The left side of the slide shows the location of the eMMC contacts, on the right - the 1.8V UART contacts.
Successfully hacking this console, we took up the device number 8 - Hisense Android TV, smart TV running Android, it's a kind of Google TV, which was rebranded. It uses one of the latest processors, 4-core Marvell MV88DE3108. At last year's DefCon conference we showed how to bypass the boot in safe mode for the processors of this line due to a small error that exists in their firmware.
The next slide shows how the contacts look to connect to the debugger. They are small enough, but we did not need to draw a chip of flash memory.
For this device, it was necessary to perform a rather extensive procedure - first to mount the factory_settings partition with the command /dev /mmcblk0p? which was saved between downloads, then use the good old mode # chmod 4755 su, you can also use the program to get the root-rights Super SU. Further through the debug bridge "Android" ADB you can modify the OS, which is very similar to the original Android.
So, we move on. Do not ever say: "Device X can not be hacked." In 201? the USPS postal service published an ad that said that "the refrigerator can not be hacked." This company positioned itself as a leader in the field of refrigerators safety. You can watch the video on YouTube here . I took it as a challenge. I did not have extra $ 3000 to check this statement on the new refrigerator, but you can find anything at the dump, including parts of the ejected refrigerators. I was able to get the electronic stuffing of the smart refrigerator LG Smart Refrigerator, model LFX31995ST, running a slightly outdated operating system Android 2.3. This is the ninth device that was able to crack.
The "brain" of the refrigerator controlled frost, food temperature, ice making, drinking water consumption, and the device itself was equipped with a Wi-Fi module, a USB port and an SD memory card.
On the printed circuit board there were UART contacts, allowing to load the Root-console, and the eMMC chip. This made it possible to mount the system, as in the case of Fire TV, insert the Android boot loader and load the superuser binary file. As it turned out, the parameter ro.secure = ? that is, the device already had access to the superuser. Probably, the developers were sure that no one would even take advantage of this opportunity.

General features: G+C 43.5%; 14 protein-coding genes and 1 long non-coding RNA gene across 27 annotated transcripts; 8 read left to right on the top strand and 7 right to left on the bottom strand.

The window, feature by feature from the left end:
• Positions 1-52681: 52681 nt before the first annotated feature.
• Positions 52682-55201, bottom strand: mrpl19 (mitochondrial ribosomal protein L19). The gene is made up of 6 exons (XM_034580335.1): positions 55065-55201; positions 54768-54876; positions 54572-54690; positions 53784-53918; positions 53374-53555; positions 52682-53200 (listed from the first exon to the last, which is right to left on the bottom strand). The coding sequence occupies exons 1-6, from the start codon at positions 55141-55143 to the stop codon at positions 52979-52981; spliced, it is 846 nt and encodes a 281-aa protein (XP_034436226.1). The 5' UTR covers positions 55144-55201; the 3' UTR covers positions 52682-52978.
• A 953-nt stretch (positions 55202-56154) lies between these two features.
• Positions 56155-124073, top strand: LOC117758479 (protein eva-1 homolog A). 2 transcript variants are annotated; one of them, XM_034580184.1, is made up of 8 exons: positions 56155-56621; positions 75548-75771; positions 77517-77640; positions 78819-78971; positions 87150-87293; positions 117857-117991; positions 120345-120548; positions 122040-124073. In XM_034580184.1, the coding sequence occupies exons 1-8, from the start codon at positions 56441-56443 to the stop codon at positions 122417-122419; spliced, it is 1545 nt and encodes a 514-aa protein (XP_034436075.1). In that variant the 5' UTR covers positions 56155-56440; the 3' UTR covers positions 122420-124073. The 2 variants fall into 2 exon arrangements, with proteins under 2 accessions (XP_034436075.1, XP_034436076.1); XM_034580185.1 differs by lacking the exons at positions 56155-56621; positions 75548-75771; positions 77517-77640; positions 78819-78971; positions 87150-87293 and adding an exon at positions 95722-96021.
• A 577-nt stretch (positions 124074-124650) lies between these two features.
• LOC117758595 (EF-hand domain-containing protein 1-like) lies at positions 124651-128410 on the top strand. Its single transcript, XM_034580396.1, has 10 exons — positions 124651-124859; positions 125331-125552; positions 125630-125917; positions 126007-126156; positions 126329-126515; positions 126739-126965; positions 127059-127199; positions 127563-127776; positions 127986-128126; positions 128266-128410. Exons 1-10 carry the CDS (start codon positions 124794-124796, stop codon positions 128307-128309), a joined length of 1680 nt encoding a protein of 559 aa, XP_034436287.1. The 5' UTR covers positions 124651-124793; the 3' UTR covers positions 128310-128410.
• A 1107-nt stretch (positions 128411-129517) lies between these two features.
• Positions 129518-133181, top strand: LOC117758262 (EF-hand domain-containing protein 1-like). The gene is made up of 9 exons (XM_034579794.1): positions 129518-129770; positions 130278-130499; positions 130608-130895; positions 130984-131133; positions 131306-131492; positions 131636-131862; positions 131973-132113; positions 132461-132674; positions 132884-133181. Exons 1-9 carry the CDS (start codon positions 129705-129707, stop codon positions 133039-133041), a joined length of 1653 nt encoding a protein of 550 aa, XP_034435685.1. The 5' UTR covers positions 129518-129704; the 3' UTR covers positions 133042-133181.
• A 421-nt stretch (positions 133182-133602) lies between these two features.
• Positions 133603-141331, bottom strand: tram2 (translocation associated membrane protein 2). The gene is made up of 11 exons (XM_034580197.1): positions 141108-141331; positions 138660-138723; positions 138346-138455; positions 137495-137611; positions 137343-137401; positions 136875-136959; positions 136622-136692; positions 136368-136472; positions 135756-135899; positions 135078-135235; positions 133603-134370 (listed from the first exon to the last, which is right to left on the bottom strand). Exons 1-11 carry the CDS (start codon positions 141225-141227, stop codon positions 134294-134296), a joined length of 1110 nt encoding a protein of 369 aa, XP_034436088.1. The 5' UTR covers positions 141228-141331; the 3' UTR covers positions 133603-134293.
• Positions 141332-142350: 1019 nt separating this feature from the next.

Then we started typing commands. I note that you should never trust data that the user enters and never use shell commands. Entering the ls% s command with the "; reboot" option gave the result of ls; reboot, after which the system successfully rebooted.
Exhibit 1? which perfectly demonstrated the possibility of hacking, was a smart TV Vizio Smart TV, model VF552XVT, which is based on a series of smart TVs BCM97XXX Yahoo Powered Smart TV. Despite the fact that this platform is obsolete, it is still widely used.
This is one of the latest LED-backlit TVs, which is noticeably thinner than models with an LCD display.
The command line is injected here via the Wi-Fi password, which is a more modern version of the UART debugger via the USB port.
If you set Wi-Fi mode, you can enter the menu and connect to a Wi-Fi network access point. If you can enter the commands shown on the slide, you will have access to the root of the system.
To do this, we used a USB UART adapter and then entered a string of several characters that told the kernel where to send the data. A couple of minutes later we received a data entry error, and then entered a long command bash ? which meant that all the data coming from this device should be sent to the shell, and send all the shell data to the device. So we were able to get root-rights via USB UART.
The device number 11 was Blu-ray player Sony BDP-S5100 with a processor MTK 8500 running OC Linux. It is equipped with Wi-Fi, access to online viewing services for Netflix movies, VUDU and so on.
Another Blu-ray player on the same chipset is the device number 1? LG BP53? with similar functionality.
We found that both of these devices have the same chipset firmware error, which supports the use of the SDK.
If you put an empty file called "vudu.txt" in a folder called "vudu" on the USB flash drive, and also create an exploit of "vudu.sh" containing these lines:
mount -t overlayfs -o overlayfs /etc /passwd
echo "root :: 0: 0: root: /root: /bin /sh"> /etc /passwd
/mnt /rootfs_normal /usr /sbin /telnetd
Then you can do the following.
Start the VUDU service, it executes the shell script as the superuser, and you can use the connection completely through the Telnet network. This can be done with all the players on the MTK 8500 chipset, including the following device under the number 13 - Panasonic DMP-BDT230 Blu-ray player.
It's very simple. The next slide shows a printed circuit board having almost the same layout for all the mentioned players. There is a console output 115200 8n? to which you can connect the UART. This was very important for us, as it allowed us to detect the above error during debugging. However, there is another possibility of injecting a command line via the root console using the on-screen menu, since the name of the network folder is not checked before use.
Thus, you can get the superuser rights and dispose of all the possibilities of the devices at your discretion.
Conference DEFCON 22. Group GTVHacker. We crack everything: 20 devices in 45 minutes. Part 2